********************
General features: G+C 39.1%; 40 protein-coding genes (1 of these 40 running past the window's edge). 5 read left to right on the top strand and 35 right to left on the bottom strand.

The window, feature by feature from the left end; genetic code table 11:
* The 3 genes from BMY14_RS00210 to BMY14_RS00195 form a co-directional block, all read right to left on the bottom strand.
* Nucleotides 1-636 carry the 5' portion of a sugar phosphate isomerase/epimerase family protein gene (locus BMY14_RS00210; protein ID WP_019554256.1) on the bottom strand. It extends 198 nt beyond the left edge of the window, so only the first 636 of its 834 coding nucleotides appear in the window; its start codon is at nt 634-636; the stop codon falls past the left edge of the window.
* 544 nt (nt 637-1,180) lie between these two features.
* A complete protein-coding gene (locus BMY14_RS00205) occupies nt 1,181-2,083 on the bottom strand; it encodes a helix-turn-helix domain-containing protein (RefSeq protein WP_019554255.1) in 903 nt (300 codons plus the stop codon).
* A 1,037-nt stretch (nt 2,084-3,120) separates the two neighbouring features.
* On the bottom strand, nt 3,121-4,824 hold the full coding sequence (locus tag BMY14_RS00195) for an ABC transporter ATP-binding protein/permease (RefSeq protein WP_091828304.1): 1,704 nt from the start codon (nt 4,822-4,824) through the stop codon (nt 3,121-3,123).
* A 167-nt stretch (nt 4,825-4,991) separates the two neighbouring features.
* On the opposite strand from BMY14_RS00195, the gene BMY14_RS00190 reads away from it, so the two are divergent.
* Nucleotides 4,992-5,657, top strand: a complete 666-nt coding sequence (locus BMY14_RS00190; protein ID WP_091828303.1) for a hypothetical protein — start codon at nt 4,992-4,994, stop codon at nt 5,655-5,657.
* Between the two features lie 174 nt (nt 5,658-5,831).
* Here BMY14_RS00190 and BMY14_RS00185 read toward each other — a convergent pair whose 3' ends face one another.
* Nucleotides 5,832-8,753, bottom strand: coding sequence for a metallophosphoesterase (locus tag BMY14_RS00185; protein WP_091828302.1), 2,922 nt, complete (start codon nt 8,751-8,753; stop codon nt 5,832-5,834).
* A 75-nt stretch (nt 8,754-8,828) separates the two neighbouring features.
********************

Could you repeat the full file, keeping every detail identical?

General features: G+C 39.1%; 40 protein-coding genes (1 of these 40 running past the window's edge). 5 read left to right on the top strand and 35 right to left on the bottom strand.

The window, feature by feature from the left end; genetic code table 11:
* The 3 genes from BMY14_RS00210 to BMY14_RS00195 form a co-directional block, all read right to left on the bottom strand.
* Nucleotides 1-636 carry the 5' portion of a sugar phosphate isomerase/epimerase family protein gene (locus BMY14_RS00210; protein ID WP_019554256.1) on the bottom strand. It extends 198 nt beyond the left edge of the window, so only the first 636 of its 834 coding nucleotides appear in the window; its start codon is at nt 634-636; the stop codon falls past the left edge of the window.
* 544 nt (nt 637-1,180) lie between these two features.
* A complete protein-coding gene (locus BMY14_RS00205) occupies nt 1,181-2,083 on the bottom strand; it encodes a helix-turn-helix domain-containing protein (RefSeq protein WP_019554255.1) in 903 nt (300 codons plus the stop codon).
* A 1,037-nt stretch (nt 2,084-3,120) separates the two neighbouring features.
* On the bottom strand, nt 3,121-4,824 hold the full coding sequence (locus tag BMY14_RS00195) for an ABC transporter ATP-binding protein/permease (RefSeq protein WP_091828304.1): 1,704 nt from the start codon (nt 4,822-4,824) through the stop codon (nt 3,121-3,123).
* A 167-nt stretch (nt 4,825-4,991) separates the two neighbouring features.
* On the opposite strand from BMY14_RS00195, the gene BMY14_RS00190 reads away from it, so the two are divergent.
* Nucleotides 4,992-5,657, top strand: a complete 666-nt coding sequence (locus BMY14_RS00190; protein ID WP_091828303.1) for a hypothetical protein — start codon at nt 4,992-4,994, stop codon at nt 5,655-5,657.
* Between the two features lie 174 nt (nt 5,658-5,831).
* Here BMY14_RS00190 and BMY14_RS00185 read toward each other — a convergent pair whose 3' ends face one another.
* Nucleotides 5,832-8,753, bottom strand: coding sequence for a metallophosphoesterase (locus tag BMY14_RS00185; protein WP_091828302.1), 2,922 nt, complete (start codon nt 8,751-8,753; stop codon nt 5,832-5,834).
* A 75-nt stretch (nt 8,754-8,828) separates the two neighbouring features.